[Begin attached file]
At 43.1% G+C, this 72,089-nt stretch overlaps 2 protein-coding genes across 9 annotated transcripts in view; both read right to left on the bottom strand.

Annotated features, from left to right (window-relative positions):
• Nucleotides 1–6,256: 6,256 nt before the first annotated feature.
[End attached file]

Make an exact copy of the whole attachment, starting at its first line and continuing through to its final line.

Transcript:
At 43.1% G+C, this 72,089-nt stretch overlaps 2 protein-coding genes across 9 annotated transcripts in view; both read right to left on the bottom strand.

Annotated features, from left to right (window-relative positions):
• Nucleotides 1–6,256: 6,256 nt before the first annotated feature.